On the one hand, so much to love with such an inordinate array of talent assembled to mark Sondheim’s 90th birthday. But on the other, where’s the editor, there’s a real sense of the rambling here too. Fortunately as this has been put together in lockdown (and very well too) it is easier than ever to skip to the bits you want (in the spirit of these times, I ain’t telling you who disappointed me).
For me, I loved the unexpectedness of Katrina Lenk’ ‘Johanna’, the cuteness of Beanie Feldstein & Ben Platt’s ‘It Takes Two’, and the energy of Alexander Gemignani’s ‘Buddy’s Blues’. And of the heavy hitters in the finale, Donna Murphy and Patti LuPone nailed ‘Send in the Clowns’ and ‘Anyone Can Whistle’ respectively, and there’s huge fun (if not finesse) in Christine Baranski, Meryl Streep & Audra McDonald giving us their ‘Ladies Who Lunch’. Continue reading “Lockdown Review: Take Me to the World: A Sondheim 90th Birthday Celebration”
This trio of album reviews covers Singing You Home: Children’s Songs for Family Reunification, Mamma Mia! Here We Go Again (2018 Film Soundtrack) and Vanara the Musical
“Ay, ay, ay, ay, canta y no llores”
Regardless of your politics, Singing You Home: Children’s Songs for Family Reunification is a really rather lovely album of bilingual children’s songs. But in this day and age nothing is not political and the current US administration’s policy of child separation is a genuine atrocity that it is hard to know how to respond. Laura Benanti had the nous to conceive this project though and produced it with Mary-Mitchell Campbell and Lynn Pinto, and a whole host of the great and good of the American musical theatre. Thus this is more than just your usual set of lullabies – Lin-Manuel Miranda and Mandy Gonzalez crooning on the Mexican song ‘Cielito Lindo’, Audra McDonald shining on Jason Robert Brown’s ‘Singing You Home’, Kristin Chenoweth’s ‘Beautiful Dreamer’, well worth the investment for this uniquely exceptional cause. Continue reading “Album Reviews: Singing You Home / Mamma Mia! Here We Go Again / Vanara the Musical”
“Reports of my fame
Are greatly exaggerated
Exacerbated by the fact that my syntax
Is highly complicated cuz I emigrated from the single greatest little place in the Caribbean”
The massive success of Hamilton
didn’t come as too much of a surprise to those of us who saw and loved In The Heights
, Lin-Manuel Miranda’s preceding show which took Broadway by storm in 2008 and lit up the Southwark Playhouse
in 2014 before transferring to the King’s Cross Theatre
in 2015 where it continues to delight audiences with its heady mixture of sensual heat and community spirit – and its ideal listening in the middle of a roasting summer.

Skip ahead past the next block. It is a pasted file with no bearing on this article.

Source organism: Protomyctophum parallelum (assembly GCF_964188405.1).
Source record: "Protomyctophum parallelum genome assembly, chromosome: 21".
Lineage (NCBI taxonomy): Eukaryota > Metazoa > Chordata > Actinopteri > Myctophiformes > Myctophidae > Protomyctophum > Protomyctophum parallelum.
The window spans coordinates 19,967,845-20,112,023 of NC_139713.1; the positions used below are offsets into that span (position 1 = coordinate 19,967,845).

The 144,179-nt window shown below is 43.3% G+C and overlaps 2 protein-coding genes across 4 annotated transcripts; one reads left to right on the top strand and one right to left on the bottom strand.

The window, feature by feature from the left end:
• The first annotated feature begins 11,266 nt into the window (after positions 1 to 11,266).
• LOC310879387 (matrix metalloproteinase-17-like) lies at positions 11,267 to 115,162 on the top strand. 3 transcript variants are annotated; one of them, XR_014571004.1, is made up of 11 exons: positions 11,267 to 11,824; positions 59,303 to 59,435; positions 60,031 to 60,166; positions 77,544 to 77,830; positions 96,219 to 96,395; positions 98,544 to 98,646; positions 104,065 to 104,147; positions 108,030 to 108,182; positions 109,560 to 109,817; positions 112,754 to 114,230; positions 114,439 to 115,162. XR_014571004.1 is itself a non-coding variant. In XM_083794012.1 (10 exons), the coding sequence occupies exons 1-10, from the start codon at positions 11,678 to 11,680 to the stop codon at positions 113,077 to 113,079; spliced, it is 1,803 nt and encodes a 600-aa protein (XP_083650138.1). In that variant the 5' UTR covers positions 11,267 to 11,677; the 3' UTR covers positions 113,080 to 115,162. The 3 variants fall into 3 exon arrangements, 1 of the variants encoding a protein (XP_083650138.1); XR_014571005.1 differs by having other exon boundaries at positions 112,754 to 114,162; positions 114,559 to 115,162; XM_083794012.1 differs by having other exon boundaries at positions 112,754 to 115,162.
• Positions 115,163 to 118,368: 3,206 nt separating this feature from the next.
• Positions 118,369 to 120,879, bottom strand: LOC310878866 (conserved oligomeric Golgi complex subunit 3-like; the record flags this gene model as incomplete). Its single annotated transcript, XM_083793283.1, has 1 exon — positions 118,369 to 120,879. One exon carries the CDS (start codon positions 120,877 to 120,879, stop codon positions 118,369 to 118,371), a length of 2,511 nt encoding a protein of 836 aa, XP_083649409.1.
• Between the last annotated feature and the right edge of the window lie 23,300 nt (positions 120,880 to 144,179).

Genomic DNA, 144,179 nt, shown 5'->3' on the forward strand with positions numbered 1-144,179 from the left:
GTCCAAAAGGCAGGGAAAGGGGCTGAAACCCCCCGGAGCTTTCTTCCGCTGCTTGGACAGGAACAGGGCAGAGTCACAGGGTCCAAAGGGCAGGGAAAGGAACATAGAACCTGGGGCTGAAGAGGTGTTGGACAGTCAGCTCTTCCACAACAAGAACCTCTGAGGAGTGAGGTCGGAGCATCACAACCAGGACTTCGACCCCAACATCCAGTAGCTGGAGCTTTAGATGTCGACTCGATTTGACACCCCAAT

Quiara Alegría Hudes’ book may not be the most dramatically exciting – the story is set over 3 days in a heatwave in the Dominican-American neighbourhood of Washington Heights in New York – but for me, that’s why it works so well. It’s a genuine ensemble piece and the beauty of the show is that we get a snapshot of so many peoples’ lives and how they all intersect during both everyday moments and more crucial ones.
If the story beats aren’t as strong as you might like, the hypnotically varied but Latin-accented beats of Miranda’s score are undeniable as a series of character studies, as portraits of developing relationships, as expressions of communal emotions, hell, as just seriously catchy pieces of music. The sinuous rhythms and singalong choruses of the title track and ‘Carnaval del Barrio’ just worm their way into your head with their easy musicality and hip-swaying charm that makes you seriously consider salsa lessons.
The two key romantic liaisons of the show also shine through on this recording – Miranda’s hugely likeable rapping Usnavi slots perfectly into the role of narrator while he negotiates his feelings for Karen Olivo’s spirited Vanessa, and Mandy Gonzalez’s Nina – the emotional route into the show for audiences as the one character who has left the ‘hood and is now coming back – and Christopher Jackson’s Benny have the more conventional love-against-the-odds story but it’s no less heartfelt.
And you get striking support from the excellent Andréa Burns as feisty hairdresser Daniela, Priscilla Lopez as Nina’s mother Camila whose ‘Enough’ is a standout moment, and Olga Merediz’s Abuela Claudia, the kindly matriarch of the community with such a vital role to play in everyone’s life. The cumulative effect of the score is hugely seductive and one which stands up magnificently even if you haven’t seen the show and of course, it is fascinating to see the way Miranda explores his musical identity and capabilities with Hamilton still to come on the horizon.